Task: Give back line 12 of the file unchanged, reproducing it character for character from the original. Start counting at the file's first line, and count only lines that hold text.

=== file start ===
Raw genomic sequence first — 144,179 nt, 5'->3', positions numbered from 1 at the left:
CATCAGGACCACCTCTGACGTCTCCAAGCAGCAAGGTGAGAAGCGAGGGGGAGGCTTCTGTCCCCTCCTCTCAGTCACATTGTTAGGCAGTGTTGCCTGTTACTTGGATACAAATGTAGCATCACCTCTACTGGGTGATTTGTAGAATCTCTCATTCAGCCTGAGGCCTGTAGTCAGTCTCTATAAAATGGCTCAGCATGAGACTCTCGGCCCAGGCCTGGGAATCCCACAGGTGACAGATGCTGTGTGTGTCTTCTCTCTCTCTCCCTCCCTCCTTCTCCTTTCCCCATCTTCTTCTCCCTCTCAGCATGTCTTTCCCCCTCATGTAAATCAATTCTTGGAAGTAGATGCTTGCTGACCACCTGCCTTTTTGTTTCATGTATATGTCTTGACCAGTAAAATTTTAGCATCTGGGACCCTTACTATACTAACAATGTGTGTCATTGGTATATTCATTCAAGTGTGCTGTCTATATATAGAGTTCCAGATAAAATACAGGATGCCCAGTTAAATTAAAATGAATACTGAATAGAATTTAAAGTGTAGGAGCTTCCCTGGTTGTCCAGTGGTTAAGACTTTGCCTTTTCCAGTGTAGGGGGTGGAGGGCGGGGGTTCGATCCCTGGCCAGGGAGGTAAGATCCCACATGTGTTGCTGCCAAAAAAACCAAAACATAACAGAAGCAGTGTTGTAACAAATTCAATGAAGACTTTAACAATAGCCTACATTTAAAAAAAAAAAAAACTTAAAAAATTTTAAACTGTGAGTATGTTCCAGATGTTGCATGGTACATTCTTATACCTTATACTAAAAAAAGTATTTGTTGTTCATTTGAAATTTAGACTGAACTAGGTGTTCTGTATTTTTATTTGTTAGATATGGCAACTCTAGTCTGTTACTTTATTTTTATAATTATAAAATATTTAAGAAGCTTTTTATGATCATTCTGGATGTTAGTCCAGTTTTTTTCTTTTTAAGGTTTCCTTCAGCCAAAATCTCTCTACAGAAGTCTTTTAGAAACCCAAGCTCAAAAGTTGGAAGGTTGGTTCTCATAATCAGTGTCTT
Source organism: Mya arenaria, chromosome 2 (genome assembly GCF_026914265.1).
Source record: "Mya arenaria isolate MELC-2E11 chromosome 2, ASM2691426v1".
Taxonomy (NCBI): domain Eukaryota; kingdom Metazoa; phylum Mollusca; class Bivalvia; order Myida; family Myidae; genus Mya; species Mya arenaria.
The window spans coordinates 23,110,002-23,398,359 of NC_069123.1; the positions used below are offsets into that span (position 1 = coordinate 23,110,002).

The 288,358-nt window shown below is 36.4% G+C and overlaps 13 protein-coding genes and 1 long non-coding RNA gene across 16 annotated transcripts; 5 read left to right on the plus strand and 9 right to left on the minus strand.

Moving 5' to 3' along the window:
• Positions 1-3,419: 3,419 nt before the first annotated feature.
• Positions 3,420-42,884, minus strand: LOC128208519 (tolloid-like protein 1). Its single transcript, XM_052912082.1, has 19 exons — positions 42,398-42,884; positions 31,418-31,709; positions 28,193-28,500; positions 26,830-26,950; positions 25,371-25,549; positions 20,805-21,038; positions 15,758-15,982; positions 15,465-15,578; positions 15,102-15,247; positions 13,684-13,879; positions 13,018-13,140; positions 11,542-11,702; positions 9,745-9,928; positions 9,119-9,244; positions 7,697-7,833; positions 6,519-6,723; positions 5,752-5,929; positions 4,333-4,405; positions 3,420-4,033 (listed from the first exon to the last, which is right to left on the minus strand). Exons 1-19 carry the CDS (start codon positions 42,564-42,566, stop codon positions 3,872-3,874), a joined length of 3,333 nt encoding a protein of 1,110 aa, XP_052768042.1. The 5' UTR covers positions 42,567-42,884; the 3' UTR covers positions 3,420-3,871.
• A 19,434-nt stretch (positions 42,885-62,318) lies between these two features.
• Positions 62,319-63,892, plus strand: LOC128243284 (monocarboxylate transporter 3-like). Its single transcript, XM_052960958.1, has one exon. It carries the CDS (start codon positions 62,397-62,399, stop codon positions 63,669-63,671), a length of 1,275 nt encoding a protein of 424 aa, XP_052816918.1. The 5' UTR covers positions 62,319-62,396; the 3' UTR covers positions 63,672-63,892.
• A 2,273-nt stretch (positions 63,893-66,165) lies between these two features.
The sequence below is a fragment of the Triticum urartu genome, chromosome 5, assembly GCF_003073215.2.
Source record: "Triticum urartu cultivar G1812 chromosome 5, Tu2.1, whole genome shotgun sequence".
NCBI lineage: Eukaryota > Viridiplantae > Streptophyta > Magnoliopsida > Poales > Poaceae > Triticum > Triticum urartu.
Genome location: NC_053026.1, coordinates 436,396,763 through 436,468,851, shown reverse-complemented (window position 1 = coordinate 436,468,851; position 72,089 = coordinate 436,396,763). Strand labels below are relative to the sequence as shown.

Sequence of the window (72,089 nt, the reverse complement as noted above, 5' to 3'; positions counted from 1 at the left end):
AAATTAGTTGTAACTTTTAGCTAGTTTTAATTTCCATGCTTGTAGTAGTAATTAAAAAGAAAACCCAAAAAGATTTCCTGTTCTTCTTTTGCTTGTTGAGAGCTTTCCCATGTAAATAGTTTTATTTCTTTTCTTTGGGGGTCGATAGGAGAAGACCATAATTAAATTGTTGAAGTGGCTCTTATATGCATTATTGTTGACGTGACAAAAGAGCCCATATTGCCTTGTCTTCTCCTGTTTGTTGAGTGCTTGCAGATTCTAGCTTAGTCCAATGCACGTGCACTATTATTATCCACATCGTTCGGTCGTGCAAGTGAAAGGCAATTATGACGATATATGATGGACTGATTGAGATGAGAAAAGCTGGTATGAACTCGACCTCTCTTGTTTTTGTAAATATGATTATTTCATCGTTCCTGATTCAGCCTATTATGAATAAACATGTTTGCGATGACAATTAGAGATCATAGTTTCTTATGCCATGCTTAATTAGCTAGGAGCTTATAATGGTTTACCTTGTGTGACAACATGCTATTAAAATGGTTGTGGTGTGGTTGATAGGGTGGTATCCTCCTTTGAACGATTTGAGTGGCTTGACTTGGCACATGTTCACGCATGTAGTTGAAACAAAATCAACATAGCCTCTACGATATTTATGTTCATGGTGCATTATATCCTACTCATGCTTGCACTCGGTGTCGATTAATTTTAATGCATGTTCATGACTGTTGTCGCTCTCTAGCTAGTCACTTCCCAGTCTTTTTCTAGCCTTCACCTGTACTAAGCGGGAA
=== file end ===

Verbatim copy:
• Positions 62,319-63,892, plus strand: LOC128243284 (monocarboxylate transporter 3-like). Its single transcript, XM_052960958.1, has one exon. It carries the CDS (start codon positions 62,397-62,399, stop codon positions 63,669-63,671), a length of 1,275 nt encoding a protein of 424 aa, XP_052816918.1. The 5' UTR covers positions 62,319-62,396; the 3' UTR covers positions 63,672-63,892.